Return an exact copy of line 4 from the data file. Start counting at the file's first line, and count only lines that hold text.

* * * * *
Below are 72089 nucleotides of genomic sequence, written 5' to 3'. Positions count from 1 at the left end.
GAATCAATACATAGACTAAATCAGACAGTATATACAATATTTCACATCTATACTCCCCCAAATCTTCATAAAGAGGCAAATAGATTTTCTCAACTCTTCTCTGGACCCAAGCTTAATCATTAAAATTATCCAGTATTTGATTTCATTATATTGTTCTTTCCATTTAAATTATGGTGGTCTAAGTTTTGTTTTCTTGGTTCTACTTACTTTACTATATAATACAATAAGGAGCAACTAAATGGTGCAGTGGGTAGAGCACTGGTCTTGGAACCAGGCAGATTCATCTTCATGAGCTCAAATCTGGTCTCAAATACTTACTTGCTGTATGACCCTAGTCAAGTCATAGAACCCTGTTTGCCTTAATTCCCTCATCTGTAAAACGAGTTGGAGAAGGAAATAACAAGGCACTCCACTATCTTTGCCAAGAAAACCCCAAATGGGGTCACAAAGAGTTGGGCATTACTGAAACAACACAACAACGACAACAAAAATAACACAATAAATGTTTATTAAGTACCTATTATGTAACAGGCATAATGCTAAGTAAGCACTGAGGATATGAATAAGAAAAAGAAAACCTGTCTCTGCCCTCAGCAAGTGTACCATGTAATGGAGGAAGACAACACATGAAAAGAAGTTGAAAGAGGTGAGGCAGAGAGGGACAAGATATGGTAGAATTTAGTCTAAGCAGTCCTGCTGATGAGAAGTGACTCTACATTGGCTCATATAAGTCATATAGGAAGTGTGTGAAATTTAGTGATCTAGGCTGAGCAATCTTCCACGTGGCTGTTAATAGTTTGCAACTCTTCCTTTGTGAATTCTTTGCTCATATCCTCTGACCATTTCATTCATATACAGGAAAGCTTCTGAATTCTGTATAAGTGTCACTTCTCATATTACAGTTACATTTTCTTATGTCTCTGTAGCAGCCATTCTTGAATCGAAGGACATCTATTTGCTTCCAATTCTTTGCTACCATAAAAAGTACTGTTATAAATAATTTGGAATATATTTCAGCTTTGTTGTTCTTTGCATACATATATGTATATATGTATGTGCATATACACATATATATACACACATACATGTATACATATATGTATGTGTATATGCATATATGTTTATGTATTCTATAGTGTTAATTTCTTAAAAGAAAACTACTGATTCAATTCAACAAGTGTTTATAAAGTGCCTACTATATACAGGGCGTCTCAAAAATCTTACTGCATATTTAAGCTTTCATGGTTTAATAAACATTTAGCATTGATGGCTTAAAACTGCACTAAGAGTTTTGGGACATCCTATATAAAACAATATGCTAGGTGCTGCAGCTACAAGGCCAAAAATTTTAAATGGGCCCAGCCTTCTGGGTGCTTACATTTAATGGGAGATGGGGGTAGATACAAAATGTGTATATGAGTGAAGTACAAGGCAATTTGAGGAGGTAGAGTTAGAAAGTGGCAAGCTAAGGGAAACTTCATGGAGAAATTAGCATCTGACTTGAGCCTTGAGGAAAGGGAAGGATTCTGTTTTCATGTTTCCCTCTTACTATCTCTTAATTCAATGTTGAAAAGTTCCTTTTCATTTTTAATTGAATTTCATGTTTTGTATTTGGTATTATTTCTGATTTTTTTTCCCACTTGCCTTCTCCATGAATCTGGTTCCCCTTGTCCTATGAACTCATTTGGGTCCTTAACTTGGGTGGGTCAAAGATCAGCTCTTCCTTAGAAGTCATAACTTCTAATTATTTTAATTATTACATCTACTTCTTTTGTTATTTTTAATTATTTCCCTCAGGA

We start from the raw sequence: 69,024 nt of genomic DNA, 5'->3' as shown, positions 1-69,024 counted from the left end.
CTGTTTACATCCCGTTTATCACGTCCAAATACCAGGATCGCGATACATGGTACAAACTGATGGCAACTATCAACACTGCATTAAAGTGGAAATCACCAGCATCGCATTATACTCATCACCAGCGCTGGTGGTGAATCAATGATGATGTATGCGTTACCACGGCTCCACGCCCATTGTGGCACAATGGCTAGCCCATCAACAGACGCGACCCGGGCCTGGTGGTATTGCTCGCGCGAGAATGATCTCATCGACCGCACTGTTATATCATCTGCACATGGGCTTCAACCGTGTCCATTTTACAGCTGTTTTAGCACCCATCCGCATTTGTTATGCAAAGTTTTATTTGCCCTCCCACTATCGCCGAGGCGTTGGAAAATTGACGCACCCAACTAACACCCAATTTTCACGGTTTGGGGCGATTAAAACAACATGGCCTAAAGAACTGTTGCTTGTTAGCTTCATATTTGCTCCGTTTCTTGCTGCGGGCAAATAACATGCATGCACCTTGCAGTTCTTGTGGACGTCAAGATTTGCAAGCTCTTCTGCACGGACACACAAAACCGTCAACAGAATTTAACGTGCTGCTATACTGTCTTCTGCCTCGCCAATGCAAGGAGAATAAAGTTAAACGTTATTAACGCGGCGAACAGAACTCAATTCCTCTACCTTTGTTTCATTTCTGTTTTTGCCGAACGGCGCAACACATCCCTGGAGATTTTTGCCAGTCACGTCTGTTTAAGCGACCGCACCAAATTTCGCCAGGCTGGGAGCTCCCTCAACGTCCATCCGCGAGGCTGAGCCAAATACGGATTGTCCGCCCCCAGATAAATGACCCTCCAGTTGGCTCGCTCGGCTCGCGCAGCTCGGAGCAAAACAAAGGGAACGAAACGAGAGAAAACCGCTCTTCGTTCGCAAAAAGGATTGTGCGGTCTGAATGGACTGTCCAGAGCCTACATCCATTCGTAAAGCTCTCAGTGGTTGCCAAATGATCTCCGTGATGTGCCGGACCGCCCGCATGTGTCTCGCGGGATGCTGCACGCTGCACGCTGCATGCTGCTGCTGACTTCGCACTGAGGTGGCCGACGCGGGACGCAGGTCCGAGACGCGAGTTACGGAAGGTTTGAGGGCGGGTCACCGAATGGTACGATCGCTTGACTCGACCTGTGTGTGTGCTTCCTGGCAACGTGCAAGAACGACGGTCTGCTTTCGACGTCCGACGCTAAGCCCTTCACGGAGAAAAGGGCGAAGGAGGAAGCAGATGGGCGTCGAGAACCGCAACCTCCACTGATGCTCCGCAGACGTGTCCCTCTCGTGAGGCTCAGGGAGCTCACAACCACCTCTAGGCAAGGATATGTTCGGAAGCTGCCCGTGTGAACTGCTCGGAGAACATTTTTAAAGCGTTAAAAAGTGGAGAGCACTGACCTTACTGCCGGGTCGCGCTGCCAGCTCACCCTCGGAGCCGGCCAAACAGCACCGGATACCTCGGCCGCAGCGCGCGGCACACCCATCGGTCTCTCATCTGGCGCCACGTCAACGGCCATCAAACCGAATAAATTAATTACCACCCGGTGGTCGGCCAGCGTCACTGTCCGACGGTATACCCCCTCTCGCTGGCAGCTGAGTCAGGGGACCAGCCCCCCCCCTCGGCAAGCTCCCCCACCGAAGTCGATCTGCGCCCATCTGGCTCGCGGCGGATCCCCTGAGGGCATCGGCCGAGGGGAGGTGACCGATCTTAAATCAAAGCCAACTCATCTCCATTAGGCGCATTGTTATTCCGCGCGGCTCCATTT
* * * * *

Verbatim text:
CTGTTTACATCCCGTTTATCACGTCCAAATACCAGGATCGCGATACATGGTACAAACTGATGGCAACTATCAACACTGCATTAAAGTGGAAATCACCAGCATCGCATTATACTCATCACCAGCGCTGGTGGTGAATCAATGATGATGTATGCGTTACCACGGCTCCACGCCCATTGTGGCACAATGGCTAGCCCATCAACAGACGCGACCCGGGCCTGGTGGTATTGCTCGCGCGAGAATGATCTCATCGACCGCACTGTTATATCATCTGCACATGGGCTTCAACCGTGTCCATTTTACAGCTGTTTTAGCACCCATCCGCATTTGTTATGCAAAGTTTTATTTGCCCTCCCACTATCGCCGAGGCGTTGGAAAATTGACGCACCCAACTAACACCCAATTTTCACGGTTTGGGGCGATTAAAACAACATGGCCTAAAGAACTGTTGCTTGTTAGCTTCATATTTGCTCCGTTTCTTGCTGCGGGCAAATAACATGCATGCACCTTGCAGTTCTTGTGGACGTCAAGATTTGCAAGCTCTTCTGCACGGACACACAAAACCGTCAACAGAATTTAACGTGCTGCTATACTGTCTTCTGCCTCGCCAATGCAAGGAGAATAAAGTTAAACGTTATTAACGCGGCGAACAGAACTCAATTCCTCTACCTTTGTTTCATTTCTGTTTTTGCCGAACGGCGCAACACATCCCTGGAGATTTTTGCCAGTCACGTCTGTTTAAGCGACCGCACCAAATTTCGCCAGGCTGGGAGCTCCCTCAACGTCCATCCGCGAGGCTGAGCCAAATACGGATTGTCCGCCCCCAGATAAATGACCCTCCAGTTGGCTCGCTCGGCTCGCGCAGCTCGGAGCAAAACAAAGGGAACGAAACGAGAGAAAACCGCTCTTCGTTCGCAAAAAGGATTGTGCGGTCTGAATGGACTGTCCAGAGCCTACATCCATTCGTAAAGCTCTCAGTGGTTGCCAAATGATCTCCGTGATGTGCCGGACCGCCCGCATGTGTCTCGCGGGATGCTGCACGCTGCACGCTGCATGCTGCTGCTGACTTCGCACTGAGGTGGCCGACGCGGGACGCAGGTCCGAGACGCGAGTTACGGAAGGTTTGAGGGCGGGTCACCGAATGGTACGATCGCTTGACTCGACCTGTGTGTGTGCTTCCTGGCAACGTGCAAGAACGACGGTCTGCTTTCGACGTCCGACGCTAAGCCCTTCACGGAGAAAAGGGCGAAGGAGGAAGCAGATGGGCGTCGAGAACCGCAACCTCCACTGATGCTCCGCAGACGTGTCCCTCTCGTGAGGCTCAGGGAGCTCACAACCACCTCTAGGCAAGGATATGTTCGGAAGCTGCCCGTGTGAACTGCTCGGAGAACATTTTTAAAGCGTTAAAAAGTGGAGAGCACTGACCTTACTGCCGGGTCGCGCTGCCAGCTCACCCTCGGAGCCGGCCAAACAGCACCGGATACCTCGGCCGCAGCGCGCGGCACACCCATCGGTCTCTCATCTGGCGCCACGTCAACGGCCATCAAACCGAATAAATTAATTACCACCCGGTGGTCGGCCAGCGTCACTGTCCGACGGTATACCCCCTCTCGCTGGCAGCTGAGTCAGGGGACCAGCCCCCCCCCTCGGCAAGCTCCCCCACCGAAGTCGATCTGCGCCCATCTGGCTCGCGGCGGATCCCCTGAGGGCATCGGCCGAGGGGAGGTGACCGATCTTAAATCAAAGCCAACTCATCTCCATTAGGCGCATTGTTATTCCGCGCGGCTCCATTT